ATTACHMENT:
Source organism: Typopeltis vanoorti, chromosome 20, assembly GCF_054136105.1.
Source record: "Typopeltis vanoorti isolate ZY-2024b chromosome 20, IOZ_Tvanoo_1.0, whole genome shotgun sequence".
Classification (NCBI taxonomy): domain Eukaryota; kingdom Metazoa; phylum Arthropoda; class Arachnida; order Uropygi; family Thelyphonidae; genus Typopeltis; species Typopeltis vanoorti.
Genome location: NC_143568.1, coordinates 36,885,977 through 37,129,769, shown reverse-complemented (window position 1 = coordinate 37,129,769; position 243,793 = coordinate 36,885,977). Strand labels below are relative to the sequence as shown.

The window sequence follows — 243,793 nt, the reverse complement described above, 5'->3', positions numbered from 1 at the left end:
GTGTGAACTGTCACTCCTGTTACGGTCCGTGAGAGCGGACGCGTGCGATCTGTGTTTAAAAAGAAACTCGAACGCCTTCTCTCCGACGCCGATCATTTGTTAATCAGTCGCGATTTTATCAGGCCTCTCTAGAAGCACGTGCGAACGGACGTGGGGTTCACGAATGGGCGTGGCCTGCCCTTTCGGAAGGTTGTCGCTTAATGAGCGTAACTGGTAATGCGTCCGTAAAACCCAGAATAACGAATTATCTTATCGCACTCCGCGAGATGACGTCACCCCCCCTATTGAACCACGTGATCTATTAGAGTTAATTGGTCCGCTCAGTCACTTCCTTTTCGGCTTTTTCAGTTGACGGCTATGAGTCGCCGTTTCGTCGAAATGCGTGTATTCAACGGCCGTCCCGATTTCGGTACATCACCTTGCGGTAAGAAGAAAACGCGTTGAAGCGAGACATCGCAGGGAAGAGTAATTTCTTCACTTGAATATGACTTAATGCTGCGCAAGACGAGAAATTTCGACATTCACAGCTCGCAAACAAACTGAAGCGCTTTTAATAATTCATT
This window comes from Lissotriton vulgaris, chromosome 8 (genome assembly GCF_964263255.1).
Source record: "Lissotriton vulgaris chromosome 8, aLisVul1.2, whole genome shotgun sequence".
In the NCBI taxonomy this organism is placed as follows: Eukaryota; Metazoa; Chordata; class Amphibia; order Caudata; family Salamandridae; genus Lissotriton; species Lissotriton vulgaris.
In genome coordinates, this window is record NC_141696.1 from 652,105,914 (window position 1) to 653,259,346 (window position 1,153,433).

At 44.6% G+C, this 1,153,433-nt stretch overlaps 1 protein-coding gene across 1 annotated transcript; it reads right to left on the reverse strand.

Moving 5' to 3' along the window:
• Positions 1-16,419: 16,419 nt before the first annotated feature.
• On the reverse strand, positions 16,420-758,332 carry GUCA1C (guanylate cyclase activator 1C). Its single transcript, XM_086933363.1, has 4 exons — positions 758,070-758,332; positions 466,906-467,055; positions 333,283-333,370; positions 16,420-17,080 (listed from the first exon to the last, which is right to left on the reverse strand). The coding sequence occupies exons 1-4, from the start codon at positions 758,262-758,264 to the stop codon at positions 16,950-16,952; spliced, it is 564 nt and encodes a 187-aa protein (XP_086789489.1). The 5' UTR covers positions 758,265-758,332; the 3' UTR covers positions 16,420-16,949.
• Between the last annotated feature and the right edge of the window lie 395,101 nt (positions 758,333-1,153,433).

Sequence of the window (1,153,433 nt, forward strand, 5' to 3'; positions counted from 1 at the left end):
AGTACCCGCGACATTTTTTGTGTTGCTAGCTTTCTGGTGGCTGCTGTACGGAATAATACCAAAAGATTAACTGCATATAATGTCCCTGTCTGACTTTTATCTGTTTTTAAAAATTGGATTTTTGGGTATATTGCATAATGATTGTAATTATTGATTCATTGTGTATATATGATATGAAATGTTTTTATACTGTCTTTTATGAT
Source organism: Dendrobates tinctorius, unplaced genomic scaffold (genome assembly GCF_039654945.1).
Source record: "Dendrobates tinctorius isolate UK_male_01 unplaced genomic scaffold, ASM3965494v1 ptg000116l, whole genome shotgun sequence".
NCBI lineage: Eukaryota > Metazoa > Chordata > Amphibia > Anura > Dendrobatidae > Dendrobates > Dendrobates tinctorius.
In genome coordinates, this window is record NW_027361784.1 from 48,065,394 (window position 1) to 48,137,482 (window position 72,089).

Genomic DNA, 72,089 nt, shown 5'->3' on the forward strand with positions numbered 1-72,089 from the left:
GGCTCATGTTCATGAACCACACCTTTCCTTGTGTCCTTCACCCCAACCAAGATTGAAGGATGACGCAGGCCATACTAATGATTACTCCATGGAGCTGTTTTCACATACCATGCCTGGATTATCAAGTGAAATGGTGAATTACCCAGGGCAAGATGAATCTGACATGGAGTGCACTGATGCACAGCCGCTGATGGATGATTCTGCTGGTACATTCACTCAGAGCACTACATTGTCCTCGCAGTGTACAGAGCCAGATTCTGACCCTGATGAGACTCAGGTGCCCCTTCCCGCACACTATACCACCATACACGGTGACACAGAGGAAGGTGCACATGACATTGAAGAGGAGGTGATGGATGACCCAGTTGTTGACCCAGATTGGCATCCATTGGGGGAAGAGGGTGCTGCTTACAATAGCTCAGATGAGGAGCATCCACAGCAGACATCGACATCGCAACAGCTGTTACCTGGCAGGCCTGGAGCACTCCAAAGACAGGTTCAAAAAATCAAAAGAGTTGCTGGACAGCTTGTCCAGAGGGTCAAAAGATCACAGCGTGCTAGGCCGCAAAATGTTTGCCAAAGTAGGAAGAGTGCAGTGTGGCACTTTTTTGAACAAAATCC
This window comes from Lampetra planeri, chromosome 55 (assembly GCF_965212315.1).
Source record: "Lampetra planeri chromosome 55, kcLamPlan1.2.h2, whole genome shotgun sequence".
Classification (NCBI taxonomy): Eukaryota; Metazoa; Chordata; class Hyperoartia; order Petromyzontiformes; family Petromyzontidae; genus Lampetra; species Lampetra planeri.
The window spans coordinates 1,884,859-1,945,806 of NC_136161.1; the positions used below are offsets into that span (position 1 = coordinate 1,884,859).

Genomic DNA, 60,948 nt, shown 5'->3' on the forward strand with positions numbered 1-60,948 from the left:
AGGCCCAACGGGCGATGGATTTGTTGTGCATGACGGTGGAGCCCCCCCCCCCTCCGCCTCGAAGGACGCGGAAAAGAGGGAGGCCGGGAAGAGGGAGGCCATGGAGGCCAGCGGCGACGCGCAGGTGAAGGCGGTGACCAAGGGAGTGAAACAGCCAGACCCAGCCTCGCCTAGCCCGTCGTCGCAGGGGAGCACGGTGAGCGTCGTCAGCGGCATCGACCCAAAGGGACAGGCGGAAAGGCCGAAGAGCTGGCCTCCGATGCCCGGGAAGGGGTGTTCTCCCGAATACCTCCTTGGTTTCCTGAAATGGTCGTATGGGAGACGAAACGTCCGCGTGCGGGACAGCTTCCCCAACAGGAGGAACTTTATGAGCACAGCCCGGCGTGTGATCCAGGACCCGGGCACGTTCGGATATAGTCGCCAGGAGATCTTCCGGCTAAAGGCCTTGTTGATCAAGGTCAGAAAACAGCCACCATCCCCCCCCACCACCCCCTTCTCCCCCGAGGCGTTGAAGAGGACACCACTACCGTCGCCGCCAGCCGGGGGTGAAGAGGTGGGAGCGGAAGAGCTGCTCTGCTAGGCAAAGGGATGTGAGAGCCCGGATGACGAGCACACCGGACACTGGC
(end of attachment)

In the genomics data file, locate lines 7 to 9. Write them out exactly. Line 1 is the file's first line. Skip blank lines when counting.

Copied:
This window comes from Lissotriton vulgaris, chromosome 8 (genome assembly GCF_964263255.1).
Source record: "Lissotriton vulgaris chromosome 8, aLisVul1.2, whole genome shotgun sequence".
In the NCBI taxonomy this organism is placed as follows: Eukaryota; Metazoa; Chordata; class Amphibia; order Caudata; family Salamandridae; genus Lissotriton; species Lissotriton vulgaris.